So the CIT Group, the commercial lender, isn’t getting a government rescue.
CIT had sought permission to borrow with government backing, but was turned down. More recent negotiations were over a plan to permit CIT to transfer assets from its holding company to its bank in Utah. The Federal Reserve would open the discount window to CIT, allowing the bank to borrow money by pledging some of those assets at collateral.
Government officials reportedly worried that these moves may not be enough to stave off CIT’s demise. As early as yesterday, there was word that CIT might be pretty much unrescuable. The company already has $2.3 billion in TARP funds, but has still found itself on the brink of bankruptcy. CIT has $1 billion in bonds due in August and another $10 billion by the end of 2010. By that point, the government plans to have cancelled theTemporary Liquidity Guarantee Program, the FDIC guarantee on the bonds of financial firms.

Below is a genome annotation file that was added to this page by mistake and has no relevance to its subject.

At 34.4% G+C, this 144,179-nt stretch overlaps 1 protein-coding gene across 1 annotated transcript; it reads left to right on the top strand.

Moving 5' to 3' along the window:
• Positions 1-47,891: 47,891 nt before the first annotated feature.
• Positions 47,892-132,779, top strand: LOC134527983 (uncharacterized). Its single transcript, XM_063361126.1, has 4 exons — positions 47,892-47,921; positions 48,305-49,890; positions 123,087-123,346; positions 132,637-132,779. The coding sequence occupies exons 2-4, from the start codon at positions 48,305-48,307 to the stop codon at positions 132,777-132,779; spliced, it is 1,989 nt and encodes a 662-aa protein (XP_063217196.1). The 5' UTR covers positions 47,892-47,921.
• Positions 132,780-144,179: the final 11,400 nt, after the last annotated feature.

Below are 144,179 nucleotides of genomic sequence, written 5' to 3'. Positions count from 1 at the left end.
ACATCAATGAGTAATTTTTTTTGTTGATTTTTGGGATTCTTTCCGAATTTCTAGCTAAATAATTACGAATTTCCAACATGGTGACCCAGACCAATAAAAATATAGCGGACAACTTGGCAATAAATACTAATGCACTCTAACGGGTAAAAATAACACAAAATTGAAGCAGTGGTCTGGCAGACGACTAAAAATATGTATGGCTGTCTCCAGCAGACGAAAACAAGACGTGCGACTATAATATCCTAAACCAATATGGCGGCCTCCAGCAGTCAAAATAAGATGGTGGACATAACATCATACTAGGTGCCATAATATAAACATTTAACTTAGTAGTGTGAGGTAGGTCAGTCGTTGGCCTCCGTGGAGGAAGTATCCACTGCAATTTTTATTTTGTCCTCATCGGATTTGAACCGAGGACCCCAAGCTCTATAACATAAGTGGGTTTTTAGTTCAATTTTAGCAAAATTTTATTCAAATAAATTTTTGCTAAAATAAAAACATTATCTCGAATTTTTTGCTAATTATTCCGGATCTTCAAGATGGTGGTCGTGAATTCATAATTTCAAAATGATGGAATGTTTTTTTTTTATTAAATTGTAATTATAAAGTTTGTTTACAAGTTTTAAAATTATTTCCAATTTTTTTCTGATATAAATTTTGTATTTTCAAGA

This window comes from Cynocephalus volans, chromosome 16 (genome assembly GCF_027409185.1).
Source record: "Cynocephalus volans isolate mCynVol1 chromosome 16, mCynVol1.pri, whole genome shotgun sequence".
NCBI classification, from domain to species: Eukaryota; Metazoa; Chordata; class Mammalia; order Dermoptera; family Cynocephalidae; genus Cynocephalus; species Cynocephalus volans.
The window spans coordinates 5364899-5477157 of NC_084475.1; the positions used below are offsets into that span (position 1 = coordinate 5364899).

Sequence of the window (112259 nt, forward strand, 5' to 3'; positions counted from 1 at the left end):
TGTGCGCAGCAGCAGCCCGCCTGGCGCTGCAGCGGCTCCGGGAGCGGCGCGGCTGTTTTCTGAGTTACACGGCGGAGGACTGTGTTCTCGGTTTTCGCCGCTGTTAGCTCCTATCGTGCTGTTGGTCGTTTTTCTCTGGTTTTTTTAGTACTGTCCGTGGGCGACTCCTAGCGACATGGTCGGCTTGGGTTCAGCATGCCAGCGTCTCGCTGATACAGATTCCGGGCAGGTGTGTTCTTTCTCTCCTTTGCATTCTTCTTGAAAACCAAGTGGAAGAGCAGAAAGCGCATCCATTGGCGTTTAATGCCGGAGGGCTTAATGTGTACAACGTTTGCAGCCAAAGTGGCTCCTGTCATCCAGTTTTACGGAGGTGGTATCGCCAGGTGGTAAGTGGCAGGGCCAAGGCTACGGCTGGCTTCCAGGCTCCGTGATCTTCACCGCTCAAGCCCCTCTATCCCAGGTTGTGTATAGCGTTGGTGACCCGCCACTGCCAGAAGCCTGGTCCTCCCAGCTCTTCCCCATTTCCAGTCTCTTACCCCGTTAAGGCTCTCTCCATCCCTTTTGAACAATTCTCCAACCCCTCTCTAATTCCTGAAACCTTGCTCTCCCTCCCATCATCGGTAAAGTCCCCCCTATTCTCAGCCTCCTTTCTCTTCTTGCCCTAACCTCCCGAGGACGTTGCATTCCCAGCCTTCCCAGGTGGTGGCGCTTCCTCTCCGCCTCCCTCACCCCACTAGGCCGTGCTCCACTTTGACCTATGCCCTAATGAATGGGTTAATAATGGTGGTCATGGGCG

“Even if CIT receives another round of support, we believe bondholders are not out of the woods,” David Hendler, an analyst at CreditSights in New York, wrote prior to the news of the bailout tonight. “We believe CIT’s funding model is broken and have our doubts over whether an additional capital injection would cure the problem.”
Many people (including us) argued that the lender should be allowed to fail, as a sign that the government would not continue to prop up failed companies. Others worried that a CIT bankruptcy would hurt the businesses that depend on CIT for financing.
Reportedly, a struggle had broken out between Treasury Secretary Tim Geithner and FDIC chair Sheila Bair. Geithner favoured the rescue, citing dangers to small businesses. Bair opposed extending FDIC credit to the weak firm that many believe could fail without causing major systemic upheavals.
While CIT and U.S. regulators spent worked through the night discussing details of a potential recue, a bank run was underway. Customers reportedly drained hundreds of millions of dollars from the lender in the past few days, drawing down on credit lines they had with CIT. The run seems to have been prompted by news over the weekend that CIT had hired lawyers to prepare for a bankruptcy filing.
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